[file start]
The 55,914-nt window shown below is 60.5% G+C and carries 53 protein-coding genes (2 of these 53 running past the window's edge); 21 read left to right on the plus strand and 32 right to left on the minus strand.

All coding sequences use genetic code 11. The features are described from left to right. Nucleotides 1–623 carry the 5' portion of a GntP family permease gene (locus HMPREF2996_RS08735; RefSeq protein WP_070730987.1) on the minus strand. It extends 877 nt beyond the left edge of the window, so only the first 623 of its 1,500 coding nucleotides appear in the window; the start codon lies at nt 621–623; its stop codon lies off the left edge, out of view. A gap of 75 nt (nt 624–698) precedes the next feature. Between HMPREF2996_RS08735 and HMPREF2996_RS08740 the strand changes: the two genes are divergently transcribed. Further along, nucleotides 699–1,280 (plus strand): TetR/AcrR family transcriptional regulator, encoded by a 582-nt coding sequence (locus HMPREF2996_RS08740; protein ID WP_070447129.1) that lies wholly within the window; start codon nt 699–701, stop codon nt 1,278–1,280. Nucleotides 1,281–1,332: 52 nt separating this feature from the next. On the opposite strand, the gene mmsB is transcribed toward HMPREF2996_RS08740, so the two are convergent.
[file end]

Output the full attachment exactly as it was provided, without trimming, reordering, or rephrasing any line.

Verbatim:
The 55,914-nt window shown below is 60.5% G+C and carries 53 protein-coding genes (2 of these 53 running past the window's edge); 21 read left to right on the plus strand and 32 right to left on the minus strand.

All coding sequences use genetic code 11. The features are described from left to right. Nucleotides 1–623 carry the 5' portion of a GntP family permease gene (locus HMPREF2996_RS08735; RefSeq protein WP_070730987.1) on the minus strand. It extends 877 nt beyond the left edge of the window, so only the first 623 of its 1,500 coding nucleotides appear in the window; the start codon lies at nt 621–623; its stop codon lies off the left edge, out of view. A gap of 75 nt (nt 624–698) precedes the next feature. Between HMPREF2996_RS08735 and HMPREF2996_RS08740 the strand changes: the two genes are divergently transcribed. Further along, nucleotides 699–1,280 (plus strand): TetR/AcrR family transcriptional regulator, encoded by a 582-nt coding sequence (locus HMPREF2996_RS08740; protein ID WP_070447129.1) that lies wholly within the window; start codon nt 699–701, stop codon nt 1,278–1,280. Nucleotides 1,281–1,332: 52 nt separating this feature from the next. On the opposite strand, the gene mmsB is transcribed toward HMPREF2996_RS08740, so the two are convergent.